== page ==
This man was denied a job as a sheriff’s deputy just because he has HIV. Now he’s suing.
A Louisiana man has filed a federal lawsuit against the Iberia Parish Sheriff’s Office (IPSO) for allegedly discriminating against him in 2012. According to the complaint, filed last week by Lambda Legal, IPSO was prepared to hire Liam Pierce as a deputy sheriff, but allegedly opted not to after learning that Pierce has HIV.
“It was like a punch to the gut,” Pierce, 46, told ThinkProgress in a phone interview. “It really frustrated me that for all the wonderful things that are here in Louisiana and all the wonderful people we have, we still have people that are not appropriately educated with HIV, how it’s transmitted, what the risks are, and what isn’t risky.”
As the complaint recounts, two days after Pierce had his in-person interview with IPSO in March, 2012, Captain Rickey Boudreaux told him that was going to be hired by the department, pending a medical examination. That examination, completed two weeks later, found that Pierce indicated “no significant abnormalities or medical findings,” with all physical findings “within normal limits.” But it did state that he is HIV-positive. Two days after submitting the medical examination, Pierce received a letter from IPSO indicating that he would not be hired.
“It’s clear on the medical evaluation: The only thing negative was the HIV status,” Pierce said, adding that a friend’s contact at the department relayed to him that he wasn’t hired because he failed the medical. He immediately knew it was because of his HIV status. “Anybody with a simple amount of education is able to see right and wrong and this is plainly wrong. It’s no different than discriminating against somebody because they have diabetes or because they have cancer. You can’t discriminate against that. It’s wrong.”
Indeed, the U.S. Department of Justice has resources dedicated specifically to educating the public about how discrimination on the basis of HIV status is a violation of the Americans with Disabilities Act.
Pierce has a long history of service to others. He’s been an EMT, a paramedic, a firefighter, and a police officer. It was actually Hurricane Katrina that brought him to Louisiana in the first place; he ditched his old job after securing authorization to join the first-responder recovery efforts. He was hired full-time shortly thereafter by a local agency. To this day, he still teaches various public safety courses, including firearm safety, first aid, CPR, and — ironically — blood-born pathogens. His enthusiasm for helping others even convinced his husband to take an interest in firearm safety and they now teach the classes together.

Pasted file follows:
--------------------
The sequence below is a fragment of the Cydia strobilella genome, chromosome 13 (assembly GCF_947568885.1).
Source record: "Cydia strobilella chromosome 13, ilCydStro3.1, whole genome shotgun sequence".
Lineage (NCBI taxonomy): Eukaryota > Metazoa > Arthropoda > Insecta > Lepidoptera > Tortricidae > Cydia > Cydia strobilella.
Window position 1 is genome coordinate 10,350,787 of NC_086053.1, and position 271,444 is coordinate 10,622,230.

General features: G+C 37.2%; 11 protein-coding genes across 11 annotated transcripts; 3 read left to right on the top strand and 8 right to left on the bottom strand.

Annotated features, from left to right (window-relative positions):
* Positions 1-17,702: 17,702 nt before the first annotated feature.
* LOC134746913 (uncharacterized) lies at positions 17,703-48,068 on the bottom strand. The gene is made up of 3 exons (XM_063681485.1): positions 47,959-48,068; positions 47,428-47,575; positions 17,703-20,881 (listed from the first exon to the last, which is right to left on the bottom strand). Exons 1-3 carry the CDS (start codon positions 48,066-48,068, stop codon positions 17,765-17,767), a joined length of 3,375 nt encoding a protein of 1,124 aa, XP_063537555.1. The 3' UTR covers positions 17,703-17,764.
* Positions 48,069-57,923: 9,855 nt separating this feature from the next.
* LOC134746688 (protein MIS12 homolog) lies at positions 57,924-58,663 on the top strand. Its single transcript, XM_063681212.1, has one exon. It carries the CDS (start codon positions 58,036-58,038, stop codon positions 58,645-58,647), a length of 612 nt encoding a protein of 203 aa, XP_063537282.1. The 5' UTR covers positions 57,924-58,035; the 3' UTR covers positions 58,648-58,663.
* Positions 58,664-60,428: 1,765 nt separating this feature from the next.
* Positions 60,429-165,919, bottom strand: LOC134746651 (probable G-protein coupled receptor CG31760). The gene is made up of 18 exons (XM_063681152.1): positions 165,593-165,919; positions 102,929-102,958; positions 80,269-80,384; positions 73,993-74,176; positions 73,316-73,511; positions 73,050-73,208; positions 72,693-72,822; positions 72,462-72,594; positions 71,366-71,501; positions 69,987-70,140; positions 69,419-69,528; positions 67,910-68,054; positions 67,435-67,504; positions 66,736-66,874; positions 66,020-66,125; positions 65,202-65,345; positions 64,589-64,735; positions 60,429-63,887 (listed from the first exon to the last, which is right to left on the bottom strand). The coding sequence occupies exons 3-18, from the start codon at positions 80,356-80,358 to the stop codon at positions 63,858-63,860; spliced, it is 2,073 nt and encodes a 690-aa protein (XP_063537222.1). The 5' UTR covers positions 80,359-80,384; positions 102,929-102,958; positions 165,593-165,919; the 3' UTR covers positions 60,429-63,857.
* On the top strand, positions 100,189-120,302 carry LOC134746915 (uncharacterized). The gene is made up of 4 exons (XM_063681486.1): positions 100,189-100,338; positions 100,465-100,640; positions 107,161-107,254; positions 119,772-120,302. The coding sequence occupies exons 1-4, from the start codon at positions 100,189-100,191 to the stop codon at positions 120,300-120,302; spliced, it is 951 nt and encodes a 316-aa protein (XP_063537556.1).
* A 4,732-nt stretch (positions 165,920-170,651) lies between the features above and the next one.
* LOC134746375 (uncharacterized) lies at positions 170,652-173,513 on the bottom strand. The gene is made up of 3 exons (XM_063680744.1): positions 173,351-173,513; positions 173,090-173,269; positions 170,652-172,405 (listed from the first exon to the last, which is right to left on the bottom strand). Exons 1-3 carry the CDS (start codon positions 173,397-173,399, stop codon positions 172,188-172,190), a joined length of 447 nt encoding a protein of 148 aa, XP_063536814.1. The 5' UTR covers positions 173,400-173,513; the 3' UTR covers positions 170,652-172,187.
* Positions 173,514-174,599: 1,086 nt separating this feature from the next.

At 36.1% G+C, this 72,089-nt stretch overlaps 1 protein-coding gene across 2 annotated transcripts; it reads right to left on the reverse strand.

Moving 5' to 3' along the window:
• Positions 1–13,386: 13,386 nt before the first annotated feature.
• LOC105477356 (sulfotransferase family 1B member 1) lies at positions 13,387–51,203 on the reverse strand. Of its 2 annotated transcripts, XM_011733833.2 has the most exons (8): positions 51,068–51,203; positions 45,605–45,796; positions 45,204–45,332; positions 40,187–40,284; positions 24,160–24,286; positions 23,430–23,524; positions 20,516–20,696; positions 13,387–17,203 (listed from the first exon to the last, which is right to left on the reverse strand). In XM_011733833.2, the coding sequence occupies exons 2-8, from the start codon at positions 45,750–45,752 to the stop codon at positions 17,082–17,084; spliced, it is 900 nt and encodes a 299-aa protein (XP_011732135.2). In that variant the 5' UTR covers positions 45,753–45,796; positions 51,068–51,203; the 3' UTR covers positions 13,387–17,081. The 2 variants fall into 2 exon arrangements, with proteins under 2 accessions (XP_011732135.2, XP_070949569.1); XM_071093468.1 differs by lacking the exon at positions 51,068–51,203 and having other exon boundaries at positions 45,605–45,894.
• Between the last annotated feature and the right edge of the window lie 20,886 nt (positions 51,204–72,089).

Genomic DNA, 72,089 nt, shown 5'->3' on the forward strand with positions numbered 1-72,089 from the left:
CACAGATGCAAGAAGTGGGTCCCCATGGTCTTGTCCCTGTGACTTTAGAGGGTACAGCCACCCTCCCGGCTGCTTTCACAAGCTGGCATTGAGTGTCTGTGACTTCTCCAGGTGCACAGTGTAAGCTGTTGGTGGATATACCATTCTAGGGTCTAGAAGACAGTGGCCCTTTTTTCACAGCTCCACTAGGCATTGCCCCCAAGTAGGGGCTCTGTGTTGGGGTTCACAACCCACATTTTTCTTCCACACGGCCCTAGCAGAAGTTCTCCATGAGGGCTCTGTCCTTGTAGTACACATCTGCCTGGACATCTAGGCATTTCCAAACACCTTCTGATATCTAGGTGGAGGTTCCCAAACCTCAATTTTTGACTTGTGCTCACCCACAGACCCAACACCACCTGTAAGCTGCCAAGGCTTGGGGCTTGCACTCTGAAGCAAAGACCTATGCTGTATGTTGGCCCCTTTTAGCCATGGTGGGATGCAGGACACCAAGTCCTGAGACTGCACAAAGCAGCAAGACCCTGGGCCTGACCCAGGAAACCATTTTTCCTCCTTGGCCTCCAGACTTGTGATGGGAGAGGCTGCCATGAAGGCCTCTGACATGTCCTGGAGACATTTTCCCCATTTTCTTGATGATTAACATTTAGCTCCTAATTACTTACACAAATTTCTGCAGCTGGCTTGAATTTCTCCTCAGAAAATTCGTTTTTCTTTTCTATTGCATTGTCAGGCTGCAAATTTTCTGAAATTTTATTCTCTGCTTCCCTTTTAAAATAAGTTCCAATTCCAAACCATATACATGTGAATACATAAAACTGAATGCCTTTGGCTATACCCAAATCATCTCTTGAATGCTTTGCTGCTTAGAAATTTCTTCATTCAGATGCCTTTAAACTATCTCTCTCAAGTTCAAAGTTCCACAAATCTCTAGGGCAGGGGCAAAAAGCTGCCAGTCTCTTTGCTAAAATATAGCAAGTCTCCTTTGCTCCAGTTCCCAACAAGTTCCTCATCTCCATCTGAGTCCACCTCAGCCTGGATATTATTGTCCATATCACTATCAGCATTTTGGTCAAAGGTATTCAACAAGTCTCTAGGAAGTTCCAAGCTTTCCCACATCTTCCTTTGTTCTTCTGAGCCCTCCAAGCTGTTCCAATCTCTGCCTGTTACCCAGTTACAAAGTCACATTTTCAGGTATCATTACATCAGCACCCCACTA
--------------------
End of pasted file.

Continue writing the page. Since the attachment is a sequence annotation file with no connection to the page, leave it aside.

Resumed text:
After his HIV diagnosis in 2003, Pierce said, “I actually spent my days and nights reading everything I could”; he even began doing HIV education, including services specifically intended to help others who have just learned of their own HIV diagnoses.
“When you’re first diagnosed, a lot of people feel it’s the end of the world, and you quickly realize it’s not the end of the world,” he said. “It’s a condition, like any other condition, that requires medication, medical care, and also self-care.”
Because of his role in medical education, Pierce is particularly attuned to people’s misconceptions about HIV. When he first disclosed his status to people, he remembered many were afraid even if he’d cough or sneeze. The biggest misconception he’s encountered is that many people don’t understand the difference between HIV and AIDS.
“People think that once you have AIDS you always have AIDS, and that’s not the case anymore. I’ve known people who have had a CD4 count of two and have come back because they changed their lifestyle; they started taking care of themselves,” he said. “People don’t understand that the two are very different.” (A CD4 count refers to white blood cells and the health of a person’s immune system; an uncompromised immune system has a CD4 count of 500 or higher.)
With this lawsuit, Pierce recognizes that he now has an even bigger platform with which to help others better understand the virus; specifically, he said he hopes more people embrace a “willingness to empathize” with people living with HIV. “We don’t need people to feel sorry for us, we don’t need people to treat us any different, but understand the facts and not just the rumors,” he said.
He added that he’s had reservations about the lawsuit, recognizing that it could open him up to future discrimination, but he still believes it’s the right thing to do.
“I’ve always been very private about my HIV status,” he said. “I’ve always tried to make it the smallest part of my life. By standing up, I might be able to help others. And by standing up, I might be able to change the way things are done here in Louisiana and maybe give someone else an opportunity to not have to go through what I went through.”
IPSO told ThinkProgress that it does not comment on pending litigation.